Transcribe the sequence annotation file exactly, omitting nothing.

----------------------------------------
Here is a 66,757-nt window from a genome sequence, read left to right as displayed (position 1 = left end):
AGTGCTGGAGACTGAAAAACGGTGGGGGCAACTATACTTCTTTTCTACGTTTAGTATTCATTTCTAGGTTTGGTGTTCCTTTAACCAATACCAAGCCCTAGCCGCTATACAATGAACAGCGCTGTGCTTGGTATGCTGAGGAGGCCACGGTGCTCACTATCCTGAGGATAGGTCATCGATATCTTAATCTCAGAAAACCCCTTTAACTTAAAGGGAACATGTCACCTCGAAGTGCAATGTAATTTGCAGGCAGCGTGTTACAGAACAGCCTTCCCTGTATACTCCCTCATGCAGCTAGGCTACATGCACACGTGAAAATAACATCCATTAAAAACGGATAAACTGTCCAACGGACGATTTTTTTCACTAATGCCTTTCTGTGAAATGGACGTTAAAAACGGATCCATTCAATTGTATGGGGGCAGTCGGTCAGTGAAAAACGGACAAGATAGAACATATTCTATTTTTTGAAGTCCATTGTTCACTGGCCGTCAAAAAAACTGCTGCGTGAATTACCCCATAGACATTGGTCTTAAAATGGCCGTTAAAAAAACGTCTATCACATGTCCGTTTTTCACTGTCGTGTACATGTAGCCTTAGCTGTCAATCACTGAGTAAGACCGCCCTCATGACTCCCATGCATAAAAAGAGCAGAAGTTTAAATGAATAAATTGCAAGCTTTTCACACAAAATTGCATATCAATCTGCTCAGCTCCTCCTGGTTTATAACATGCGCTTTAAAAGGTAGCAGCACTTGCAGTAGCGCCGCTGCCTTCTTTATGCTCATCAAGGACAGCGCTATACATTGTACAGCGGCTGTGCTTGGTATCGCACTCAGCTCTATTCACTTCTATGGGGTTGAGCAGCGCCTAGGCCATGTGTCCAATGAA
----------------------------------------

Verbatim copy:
Here is a 66,757-nt window from a genome sequence, read left to right as displayed (position 1 = left end):
AGTGCTGGAGACTGAAAAACGGTGGGGGCAACTATACTTCTTTTCTACGTTTAGTATTCATTTCTAGGTTTGGTGTTCCTTTAACCAATACCAAGCCCTAGCCGCTATACAATGAACAGCGCTGTGCTTGGTATGCTGAGGAGGCCACGGTGCTCACTATCCTGAGGATAGGTCATCGATATCTTAATCTCAGAAAACCCCTTTAACTTAAAGGGAACATGTCACCTCGAAGTGCAATGTAATTTGCAGGCAGCGTGTTACAGAACAGCCTTCCCTGTATACTCCCTCATGCAGCTAGGCTACATGCACACGTGAAAATAACATCCATTAAAAACGGATAAACTGTCCAACGGACGATTTTTTTCACTAATGCCTTTCTGTGAAATGGACGTTAAAAACGGATCCATTCAATTGTATGGGGGCAGTCGGTCAGTGAAAAACGGACAAGATAGAACATATTCTATTTTTTGAAGTCCATTGTTCACTGGCCGTCAAAAAAACTGCTGCGTGAATTACCCCATAGACATTGGTCTTAAAATGGCCGTTAAAAAAACGTCTATCACATGTCCGTTTTTCACTGTCGTGTACATGTAGCCTTAGCTGTCAATCACTGAGTAAGACCGCCCTCATGACTCCCATGCATAAAAAGAGCAGAAGTTTAAATGAATAAATTGCAAGCTTTTCACACAAAATTGCATATCAATCTGCTCAGCTCCTCCTGGTTTATAACATGCGCTTTAAAAGGTAGCAGCACTTGCAGTAGCGCCGCTGCCTTCTTTATGCTCATCAAGGACAGCGCTATACATTGTACAGCGGCTGTGCTTGGTATCGCACTCAGCTCTATTCACTTCTATGGGGTTGAGCAGCGCCTAGGCCATGTGTCCAATGAA